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At last Tuesday’s faculty meeting, Dean of Faculty Affairs and Planning Nina Zipser presented on the current composition of the faculty, focusing particularly on trends in the hiring of women and minorities. Given recent comments by administrators surrounding female and minority faculty, it is evident that there is still much that can be done to improve faculty diversity. Having a faculty that reflects Harvard’s increasingly diverse student body is critical, but unfortunately Harvard could be losing numerous qualified minorities due to the current hiring and tenure process. The loss of talented female applicants and applicants of color is an urgent issue to which more attention must be paid.
Zipser noted that while more women were hired this year than last, there are still additional factors that make it more difficult for women to thrive in an academic environment. These include a lack of mentorship and increased pressure to serve on committees. Given that female junior faculty leave at higher rates than their male counterparts, there is still much to be done to ensure the faculty better approaches gender parity.
In addition, Zipser described a plateau in the hiring of minorities, including underrepresented minorities. That is a deeply troubling trend. Minority faculty members already can feel that they must work harder to have their scholarship taken seriously because they are the only racial minority in their department, underscoring the importance of finding more scholars of color.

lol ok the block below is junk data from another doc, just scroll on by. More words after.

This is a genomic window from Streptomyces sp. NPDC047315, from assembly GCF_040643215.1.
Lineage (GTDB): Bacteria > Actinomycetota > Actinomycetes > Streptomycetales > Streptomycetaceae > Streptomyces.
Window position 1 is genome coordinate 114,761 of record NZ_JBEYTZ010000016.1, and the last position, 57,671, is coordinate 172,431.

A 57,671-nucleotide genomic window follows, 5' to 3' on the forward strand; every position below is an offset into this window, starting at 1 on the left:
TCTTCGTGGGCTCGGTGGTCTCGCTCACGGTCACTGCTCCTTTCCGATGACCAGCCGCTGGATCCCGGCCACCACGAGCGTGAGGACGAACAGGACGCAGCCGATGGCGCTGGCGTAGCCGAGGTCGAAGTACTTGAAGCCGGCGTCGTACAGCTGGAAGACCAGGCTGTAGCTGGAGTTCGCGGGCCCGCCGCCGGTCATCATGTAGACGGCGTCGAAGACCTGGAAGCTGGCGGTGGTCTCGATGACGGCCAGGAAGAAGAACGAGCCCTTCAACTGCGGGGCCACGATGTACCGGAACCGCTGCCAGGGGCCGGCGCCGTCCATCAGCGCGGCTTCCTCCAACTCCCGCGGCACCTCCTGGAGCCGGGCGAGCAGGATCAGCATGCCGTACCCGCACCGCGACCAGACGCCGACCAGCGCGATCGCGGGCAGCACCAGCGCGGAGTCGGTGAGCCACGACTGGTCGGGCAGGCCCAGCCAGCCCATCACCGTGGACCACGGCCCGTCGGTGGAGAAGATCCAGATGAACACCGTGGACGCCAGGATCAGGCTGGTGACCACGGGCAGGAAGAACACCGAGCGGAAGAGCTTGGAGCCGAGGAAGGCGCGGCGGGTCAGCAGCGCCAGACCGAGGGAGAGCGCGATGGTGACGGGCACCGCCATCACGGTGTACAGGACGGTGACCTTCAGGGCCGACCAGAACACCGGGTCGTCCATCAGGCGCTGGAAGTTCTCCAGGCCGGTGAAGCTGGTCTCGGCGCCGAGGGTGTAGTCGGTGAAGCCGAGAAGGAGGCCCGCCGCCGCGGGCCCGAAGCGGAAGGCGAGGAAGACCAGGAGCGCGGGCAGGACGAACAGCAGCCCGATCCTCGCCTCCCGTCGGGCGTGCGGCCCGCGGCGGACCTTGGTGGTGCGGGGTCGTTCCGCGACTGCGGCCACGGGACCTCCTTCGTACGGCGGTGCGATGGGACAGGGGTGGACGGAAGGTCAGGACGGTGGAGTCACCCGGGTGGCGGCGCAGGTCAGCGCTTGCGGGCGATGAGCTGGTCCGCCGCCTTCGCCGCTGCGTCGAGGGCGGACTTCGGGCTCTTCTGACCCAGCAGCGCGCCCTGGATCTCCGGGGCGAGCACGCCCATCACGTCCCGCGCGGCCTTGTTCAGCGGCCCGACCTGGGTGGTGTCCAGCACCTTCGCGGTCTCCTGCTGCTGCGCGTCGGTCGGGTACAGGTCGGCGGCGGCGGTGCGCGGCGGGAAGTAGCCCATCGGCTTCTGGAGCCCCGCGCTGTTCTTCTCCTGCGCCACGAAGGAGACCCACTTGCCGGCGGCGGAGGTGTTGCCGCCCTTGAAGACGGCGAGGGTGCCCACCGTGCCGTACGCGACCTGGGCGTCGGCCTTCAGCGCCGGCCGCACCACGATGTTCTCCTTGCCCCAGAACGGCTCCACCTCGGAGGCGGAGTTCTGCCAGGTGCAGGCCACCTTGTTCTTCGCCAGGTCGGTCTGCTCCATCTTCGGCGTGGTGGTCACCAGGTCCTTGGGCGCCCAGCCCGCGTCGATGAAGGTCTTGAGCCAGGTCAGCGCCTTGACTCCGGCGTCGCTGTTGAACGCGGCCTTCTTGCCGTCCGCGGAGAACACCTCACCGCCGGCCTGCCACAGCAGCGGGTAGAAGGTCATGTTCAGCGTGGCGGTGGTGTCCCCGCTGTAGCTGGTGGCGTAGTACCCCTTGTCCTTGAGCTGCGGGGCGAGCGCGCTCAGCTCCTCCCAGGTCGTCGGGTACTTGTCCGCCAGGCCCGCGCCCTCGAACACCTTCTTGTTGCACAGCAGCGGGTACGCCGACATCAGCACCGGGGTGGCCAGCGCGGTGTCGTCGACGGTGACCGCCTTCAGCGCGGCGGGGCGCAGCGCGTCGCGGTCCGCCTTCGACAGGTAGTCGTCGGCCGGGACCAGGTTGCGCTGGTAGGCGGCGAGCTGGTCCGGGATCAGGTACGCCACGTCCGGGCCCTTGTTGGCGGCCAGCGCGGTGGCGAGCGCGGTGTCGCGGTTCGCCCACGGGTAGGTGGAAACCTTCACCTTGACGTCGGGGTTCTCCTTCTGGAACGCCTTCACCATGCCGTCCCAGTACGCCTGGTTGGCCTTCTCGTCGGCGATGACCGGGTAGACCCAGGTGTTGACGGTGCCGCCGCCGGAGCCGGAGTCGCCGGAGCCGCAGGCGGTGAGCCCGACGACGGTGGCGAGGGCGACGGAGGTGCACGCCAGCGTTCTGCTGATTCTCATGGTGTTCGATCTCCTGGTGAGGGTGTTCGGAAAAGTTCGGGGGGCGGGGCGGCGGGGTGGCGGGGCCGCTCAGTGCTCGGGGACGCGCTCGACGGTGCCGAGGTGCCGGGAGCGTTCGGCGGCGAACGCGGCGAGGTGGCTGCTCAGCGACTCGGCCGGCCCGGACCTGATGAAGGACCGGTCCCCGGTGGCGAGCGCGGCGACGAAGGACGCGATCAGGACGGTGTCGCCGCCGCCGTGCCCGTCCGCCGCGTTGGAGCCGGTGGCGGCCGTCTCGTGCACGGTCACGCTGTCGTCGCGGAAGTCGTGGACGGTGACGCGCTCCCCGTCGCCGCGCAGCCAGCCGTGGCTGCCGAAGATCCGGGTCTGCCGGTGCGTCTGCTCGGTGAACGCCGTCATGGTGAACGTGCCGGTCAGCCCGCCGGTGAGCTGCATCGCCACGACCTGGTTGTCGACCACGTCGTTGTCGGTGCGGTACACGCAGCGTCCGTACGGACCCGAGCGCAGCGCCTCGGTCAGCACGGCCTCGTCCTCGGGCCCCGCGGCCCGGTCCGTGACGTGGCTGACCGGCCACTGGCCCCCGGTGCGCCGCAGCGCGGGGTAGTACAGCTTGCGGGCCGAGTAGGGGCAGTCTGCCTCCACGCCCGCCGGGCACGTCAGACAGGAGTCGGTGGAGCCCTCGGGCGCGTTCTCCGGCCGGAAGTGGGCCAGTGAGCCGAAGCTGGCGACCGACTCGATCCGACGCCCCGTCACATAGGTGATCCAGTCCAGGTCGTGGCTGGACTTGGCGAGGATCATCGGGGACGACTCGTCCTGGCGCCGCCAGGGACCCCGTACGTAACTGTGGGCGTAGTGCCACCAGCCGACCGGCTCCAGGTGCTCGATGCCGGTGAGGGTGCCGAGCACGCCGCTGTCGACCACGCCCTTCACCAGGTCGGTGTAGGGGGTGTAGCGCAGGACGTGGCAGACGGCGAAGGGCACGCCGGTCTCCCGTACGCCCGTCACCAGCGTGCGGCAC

While Harvard should prioritize excellence in offering jobs, it must make the process of tenure transparent to all applicants. In the past decade, there have been clear indications that this process, while inherently difficult, is also riddled with latent biases and allegations of discrimination. Before 2003, there was no defined tenure track at all, and a lack of clarity still surrounds the process. Steps like the ad hoc committee meeting are described as “greatly shrouded in mystery” with “remarkably little [being] written about it,” keeping the process from being fully open. These challenges make it harder for minority professors to invest in the tenure track.
This issue is not an unimportant one. Lack of faculty diversity leaves minority students without a sufficient number of mentors who can relate to them. Faculty of color also tend to fall into roles supporting those students of color, even though that labor can overwork those faculty without necessarily leading to rewards in the tenure process.
We recognize the inherent obstacles to a broader range of professors—of Ph.D. holders, only 5.9 percent identify as African-American and 5.4 percent identify as Hispanic—and that the challenge of faculty diversity begins at the undergraduate level. But this just heightens the importance of getting the tenure process right for the relatively few minority and female junior faculty that are already here. At the end of the day, Harvard can do more to draw back the curtain, and in so doing, hopefully level the playing field for all scholars, regardless of gender or race.
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